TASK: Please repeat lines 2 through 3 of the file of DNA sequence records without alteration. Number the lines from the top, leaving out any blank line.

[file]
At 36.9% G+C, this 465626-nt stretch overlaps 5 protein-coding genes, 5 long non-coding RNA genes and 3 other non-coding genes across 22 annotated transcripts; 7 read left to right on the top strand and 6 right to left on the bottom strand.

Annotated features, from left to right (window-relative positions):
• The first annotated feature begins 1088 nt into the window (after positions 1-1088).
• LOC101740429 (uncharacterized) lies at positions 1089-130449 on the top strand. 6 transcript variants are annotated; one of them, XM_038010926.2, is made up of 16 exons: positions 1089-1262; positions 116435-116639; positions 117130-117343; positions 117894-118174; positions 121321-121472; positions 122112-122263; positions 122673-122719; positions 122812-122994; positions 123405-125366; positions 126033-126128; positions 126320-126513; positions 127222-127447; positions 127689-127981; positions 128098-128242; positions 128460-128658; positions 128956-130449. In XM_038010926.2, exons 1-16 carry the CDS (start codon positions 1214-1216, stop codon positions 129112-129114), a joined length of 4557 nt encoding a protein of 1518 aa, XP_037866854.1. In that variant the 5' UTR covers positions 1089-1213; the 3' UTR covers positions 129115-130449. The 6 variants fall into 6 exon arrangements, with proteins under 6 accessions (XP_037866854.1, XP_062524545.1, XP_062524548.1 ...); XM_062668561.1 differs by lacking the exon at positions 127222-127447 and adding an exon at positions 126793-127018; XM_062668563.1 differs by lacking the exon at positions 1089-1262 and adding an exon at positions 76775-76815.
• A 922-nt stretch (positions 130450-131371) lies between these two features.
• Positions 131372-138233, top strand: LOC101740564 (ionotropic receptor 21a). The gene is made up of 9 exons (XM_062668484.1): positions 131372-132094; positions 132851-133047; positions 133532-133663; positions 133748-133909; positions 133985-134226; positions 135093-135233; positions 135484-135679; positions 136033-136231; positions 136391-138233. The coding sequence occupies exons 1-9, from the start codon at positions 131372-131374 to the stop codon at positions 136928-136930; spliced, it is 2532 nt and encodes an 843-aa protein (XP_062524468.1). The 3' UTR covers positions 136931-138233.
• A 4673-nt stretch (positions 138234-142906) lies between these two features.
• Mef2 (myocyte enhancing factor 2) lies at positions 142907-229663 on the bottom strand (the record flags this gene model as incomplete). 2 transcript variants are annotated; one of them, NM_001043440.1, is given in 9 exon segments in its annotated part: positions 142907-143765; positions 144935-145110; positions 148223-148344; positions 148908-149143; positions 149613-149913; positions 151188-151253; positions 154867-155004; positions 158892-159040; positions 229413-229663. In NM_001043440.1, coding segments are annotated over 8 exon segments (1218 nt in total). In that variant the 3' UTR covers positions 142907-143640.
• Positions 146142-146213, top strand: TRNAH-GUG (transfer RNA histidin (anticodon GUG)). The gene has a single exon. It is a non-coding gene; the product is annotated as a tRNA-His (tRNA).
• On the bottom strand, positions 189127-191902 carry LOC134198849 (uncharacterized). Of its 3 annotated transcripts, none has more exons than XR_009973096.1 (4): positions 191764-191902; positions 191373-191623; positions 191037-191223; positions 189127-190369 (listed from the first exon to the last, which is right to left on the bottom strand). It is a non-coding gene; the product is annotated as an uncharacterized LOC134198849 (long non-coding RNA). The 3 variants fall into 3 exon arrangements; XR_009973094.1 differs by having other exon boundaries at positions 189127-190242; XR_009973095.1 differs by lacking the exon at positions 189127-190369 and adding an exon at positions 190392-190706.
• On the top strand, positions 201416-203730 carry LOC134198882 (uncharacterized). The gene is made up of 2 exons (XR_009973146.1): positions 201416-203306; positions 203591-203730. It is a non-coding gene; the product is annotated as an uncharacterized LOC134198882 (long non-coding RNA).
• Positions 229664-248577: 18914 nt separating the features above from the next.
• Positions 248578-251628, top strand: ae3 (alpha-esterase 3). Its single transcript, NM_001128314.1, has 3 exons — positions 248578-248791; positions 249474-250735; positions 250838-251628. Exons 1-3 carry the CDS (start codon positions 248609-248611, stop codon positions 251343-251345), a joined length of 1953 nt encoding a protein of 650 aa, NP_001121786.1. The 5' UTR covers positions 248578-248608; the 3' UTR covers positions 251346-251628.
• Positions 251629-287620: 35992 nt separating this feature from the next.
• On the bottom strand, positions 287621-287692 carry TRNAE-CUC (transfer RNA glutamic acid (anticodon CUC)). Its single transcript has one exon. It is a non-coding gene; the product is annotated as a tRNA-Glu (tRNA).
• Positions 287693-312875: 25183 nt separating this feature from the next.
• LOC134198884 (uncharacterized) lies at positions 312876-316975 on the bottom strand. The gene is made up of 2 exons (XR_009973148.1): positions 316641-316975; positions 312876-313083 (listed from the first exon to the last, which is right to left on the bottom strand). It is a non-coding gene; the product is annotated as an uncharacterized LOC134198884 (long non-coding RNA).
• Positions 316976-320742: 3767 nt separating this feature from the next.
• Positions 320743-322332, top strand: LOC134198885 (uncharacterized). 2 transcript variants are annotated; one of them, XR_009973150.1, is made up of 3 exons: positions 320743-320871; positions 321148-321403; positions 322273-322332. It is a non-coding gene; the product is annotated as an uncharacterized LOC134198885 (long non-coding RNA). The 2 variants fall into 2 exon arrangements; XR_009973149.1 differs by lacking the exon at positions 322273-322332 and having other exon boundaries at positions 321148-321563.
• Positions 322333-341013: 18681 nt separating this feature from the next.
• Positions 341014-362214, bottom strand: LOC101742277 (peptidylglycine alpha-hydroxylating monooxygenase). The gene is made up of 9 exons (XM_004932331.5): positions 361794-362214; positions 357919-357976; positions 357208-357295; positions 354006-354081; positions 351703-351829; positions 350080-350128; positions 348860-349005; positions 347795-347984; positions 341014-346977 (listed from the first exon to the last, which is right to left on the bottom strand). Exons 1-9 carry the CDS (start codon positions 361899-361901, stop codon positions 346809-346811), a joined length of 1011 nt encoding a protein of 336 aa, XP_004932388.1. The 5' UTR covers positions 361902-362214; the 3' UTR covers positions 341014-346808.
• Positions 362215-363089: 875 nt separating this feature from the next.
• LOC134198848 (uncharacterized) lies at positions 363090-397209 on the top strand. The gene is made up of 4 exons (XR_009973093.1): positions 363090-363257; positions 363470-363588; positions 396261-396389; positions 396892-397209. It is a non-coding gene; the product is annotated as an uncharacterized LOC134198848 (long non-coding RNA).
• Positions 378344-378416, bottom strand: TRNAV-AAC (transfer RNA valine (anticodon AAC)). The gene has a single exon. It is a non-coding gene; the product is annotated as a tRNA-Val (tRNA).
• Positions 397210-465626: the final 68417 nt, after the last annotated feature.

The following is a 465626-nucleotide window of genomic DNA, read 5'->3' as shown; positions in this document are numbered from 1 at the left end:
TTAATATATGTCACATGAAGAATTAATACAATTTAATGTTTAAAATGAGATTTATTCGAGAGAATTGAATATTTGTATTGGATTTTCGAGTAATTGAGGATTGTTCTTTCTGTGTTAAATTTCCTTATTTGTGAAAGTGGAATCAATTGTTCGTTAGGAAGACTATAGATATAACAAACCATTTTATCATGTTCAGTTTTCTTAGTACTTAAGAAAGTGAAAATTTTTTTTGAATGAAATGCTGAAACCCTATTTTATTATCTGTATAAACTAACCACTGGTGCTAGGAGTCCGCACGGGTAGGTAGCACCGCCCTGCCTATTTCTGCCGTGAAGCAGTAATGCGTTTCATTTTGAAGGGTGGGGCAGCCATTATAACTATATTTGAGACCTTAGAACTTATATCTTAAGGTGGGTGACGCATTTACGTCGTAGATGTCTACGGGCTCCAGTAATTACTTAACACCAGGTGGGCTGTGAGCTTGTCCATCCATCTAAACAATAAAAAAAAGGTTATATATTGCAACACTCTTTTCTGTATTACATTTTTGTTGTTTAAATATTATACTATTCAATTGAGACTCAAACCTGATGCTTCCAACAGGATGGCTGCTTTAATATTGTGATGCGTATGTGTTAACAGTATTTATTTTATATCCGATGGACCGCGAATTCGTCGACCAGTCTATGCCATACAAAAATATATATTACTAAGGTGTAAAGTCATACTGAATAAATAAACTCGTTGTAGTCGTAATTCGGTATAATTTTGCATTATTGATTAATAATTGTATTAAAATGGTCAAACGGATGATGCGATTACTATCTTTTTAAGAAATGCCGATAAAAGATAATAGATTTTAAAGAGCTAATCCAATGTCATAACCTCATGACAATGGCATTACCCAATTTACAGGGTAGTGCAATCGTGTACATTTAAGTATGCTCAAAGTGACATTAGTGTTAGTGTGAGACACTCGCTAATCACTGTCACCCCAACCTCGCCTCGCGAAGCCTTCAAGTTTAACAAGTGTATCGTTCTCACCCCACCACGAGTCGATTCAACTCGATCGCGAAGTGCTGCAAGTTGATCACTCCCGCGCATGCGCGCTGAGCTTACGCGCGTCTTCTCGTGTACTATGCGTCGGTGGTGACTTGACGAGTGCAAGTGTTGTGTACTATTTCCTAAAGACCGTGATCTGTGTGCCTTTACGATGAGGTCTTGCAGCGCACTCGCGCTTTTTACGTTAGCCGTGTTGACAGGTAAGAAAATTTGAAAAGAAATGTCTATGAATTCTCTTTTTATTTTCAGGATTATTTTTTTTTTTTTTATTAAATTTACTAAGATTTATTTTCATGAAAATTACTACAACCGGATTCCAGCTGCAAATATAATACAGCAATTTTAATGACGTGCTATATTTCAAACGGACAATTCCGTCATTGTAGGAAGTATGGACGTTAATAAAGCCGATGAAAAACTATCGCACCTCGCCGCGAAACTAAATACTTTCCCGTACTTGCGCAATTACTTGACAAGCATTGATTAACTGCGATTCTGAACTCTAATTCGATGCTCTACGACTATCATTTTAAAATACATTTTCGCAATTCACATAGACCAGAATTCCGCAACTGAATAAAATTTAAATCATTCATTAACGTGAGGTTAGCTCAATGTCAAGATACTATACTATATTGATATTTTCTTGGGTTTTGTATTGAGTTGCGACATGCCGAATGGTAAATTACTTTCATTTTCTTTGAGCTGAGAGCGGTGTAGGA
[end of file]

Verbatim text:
Annotated features, from left to right (window-relative positions):
• The first annotated feature begins 1088 nt into the window (after positions 1-1088).